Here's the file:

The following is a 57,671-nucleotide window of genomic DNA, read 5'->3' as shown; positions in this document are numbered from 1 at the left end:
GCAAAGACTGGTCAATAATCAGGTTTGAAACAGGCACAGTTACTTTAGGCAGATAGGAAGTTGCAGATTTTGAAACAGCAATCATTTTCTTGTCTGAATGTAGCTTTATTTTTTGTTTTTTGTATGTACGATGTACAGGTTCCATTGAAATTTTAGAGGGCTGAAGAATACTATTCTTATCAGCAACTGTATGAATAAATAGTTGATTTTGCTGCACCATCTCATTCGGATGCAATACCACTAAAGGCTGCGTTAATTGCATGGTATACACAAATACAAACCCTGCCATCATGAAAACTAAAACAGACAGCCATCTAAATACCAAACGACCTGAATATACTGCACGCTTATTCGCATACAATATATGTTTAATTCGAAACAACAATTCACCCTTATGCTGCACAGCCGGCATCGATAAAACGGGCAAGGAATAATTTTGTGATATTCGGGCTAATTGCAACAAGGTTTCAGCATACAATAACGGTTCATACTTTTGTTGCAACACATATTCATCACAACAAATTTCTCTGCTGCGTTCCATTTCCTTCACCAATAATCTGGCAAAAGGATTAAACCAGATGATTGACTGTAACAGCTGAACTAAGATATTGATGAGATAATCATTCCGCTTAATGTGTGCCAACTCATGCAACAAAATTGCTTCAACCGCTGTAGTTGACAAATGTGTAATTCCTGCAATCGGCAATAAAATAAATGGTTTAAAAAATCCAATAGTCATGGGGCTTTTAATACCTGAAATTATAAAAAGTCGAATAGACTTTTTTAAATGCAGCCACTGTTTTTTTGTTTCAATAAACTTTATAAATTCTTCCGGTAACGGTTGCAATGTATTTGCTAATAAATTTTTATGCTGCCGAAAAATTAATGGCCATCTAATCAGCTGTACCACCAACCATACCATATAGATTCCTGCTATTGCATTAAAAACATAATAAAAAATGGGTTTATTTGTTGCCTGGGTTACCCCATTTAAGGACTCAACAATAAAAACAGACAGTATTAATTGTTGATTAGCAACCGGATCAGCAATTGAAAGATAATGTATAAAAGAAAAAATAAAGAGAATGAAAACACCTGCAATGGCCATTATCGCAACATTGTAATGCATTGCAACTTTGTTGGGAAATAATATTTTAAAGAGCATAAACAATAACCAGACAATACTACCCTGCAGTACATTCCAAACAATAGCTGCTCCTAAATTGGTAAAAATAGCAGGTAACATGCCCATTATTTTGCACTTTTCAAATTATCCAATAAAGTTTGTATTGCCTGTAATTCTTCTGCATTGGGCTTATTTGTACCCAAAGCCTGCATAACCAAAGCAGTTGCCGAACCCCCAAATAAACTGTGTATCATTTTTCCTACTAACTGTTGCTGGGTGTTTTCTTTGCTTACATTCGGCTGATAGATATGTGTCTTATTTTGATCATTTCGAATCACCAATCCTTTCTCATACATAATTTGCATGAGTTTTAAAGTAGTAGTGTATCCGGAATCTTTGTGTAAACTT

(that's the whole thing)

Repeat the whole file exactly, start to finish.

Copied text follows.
The following is a 57,671-nucleotide window of genomic DNA, read 5'->3' as shown; positions in this document are numbered from 1 at the left end:
GCAAAGACTGGTCAATAATCAGGTTTGAAACAGGCACAGTTACTTTAGGCAGATAGGAAGTTGCAGATTTTGAAACAGCAATCATTTTCTTGTCTGAATGTAGCTTTATTTTTTGTTTTTTGTATGTACGATGTACAGGTTCCATTGAAATTTTAGAGGGCTGAAGAATACTATTCTTATCAGCAACTGTATGAATAAATAGTTGATTTTGCTGCACCATCTCATTCGGATGCAATACCACTAAAGGCTGCGTTAATTGCATGGTATACACAAATACAAACCCTGCCATCATGAAAACTAAAACAGACAGCCATCTAAATACCAAACGACCTGAATATACTGCACGCTTATTCGCATACAATATATGTTTAATTCGAAACAACAATTCACCCTTATGCTGCACAGCCGGCATCGATAAAACGGGCAAGGAATAATTTTGTGATATTCGGGCTAATTGCAACAAGGTTTCAGCATACAATAACGGTTCATACTTTTGTTGCAACACATATTCATCACAACAAATTTCTCTGCTGCGTTCCATTTCCTTCACCAATAATCTGGCAAAAGGATTAAACCAGATGATTGACTGTAACAGCTGAACTAAGATATTGATGAGATAATCATTCCGCTTAATGTGTGCCAACTCATGCAACAAAATTGCTTCAACCGCTGTAGTTGACAAATGTGTAATTCCTGCAATCGGCAATAAAATAAATGGTTTAAAAAATCCAATAGTCATGGGGCTTTTAATACCTGAAATTATAAAAAGTCGAATAGACTTTTTTAAATGCAGCCACTGTTTTTTTGTTTCAATAAACTTTATAAATTCTTCCGGTAACGGTTGCAATGTATTTGCTAATAAATTTTTATGCTGCCGAAAAATTAATGGCCATCTAATCAGCTGTACCACCAACCATACCATATAGATTCCTGCTATTGCATTAAAAACATAATAAAAAATGGGTTTATTTGTTGCCTGGGTTACCCCATTTAAGGACTCAACAATAAAAACAGACAGTATTAATTGTTGATTAGCAACCGGATCAGCAATTGAAAGATAATGTATAAAAGAAAAAATAAAGAGAATGAAAACACCTGCAATGGCCATTATCGCAACATTGTAATGCATTGCAACTTTGTTGGGAAATAATATTTTAAAGAGCATAAACAATAACCAGACAATACTACCCTGCAGTACATTCCAAACAATAGCTGCTCCTAAATTGGTAAAAATAGCAGGTAACATGCCCATTATTTTGCACTTTTCAAATTATCCAATAAAGTTTGTATTGCCTGTAATTCTTCTGCATTGGGCTTATTTGTACCCAAAGCCTGCATAACCAAAGCAGTTGCCGAACCCCCAAATAAACTGTGTATCATTTTTCCTACTAACTGTTGCTGGGTGTTTTCTTTGCTTACATTCGGCTGATAGATATGTGTCTTATTTTGATCATTTCGAATCACCAATCCTTTCTCATACATAATTTGCATGAGTTTTAAAGTAGTAGTGTATCCGGAATCTTTGTGTAAACTT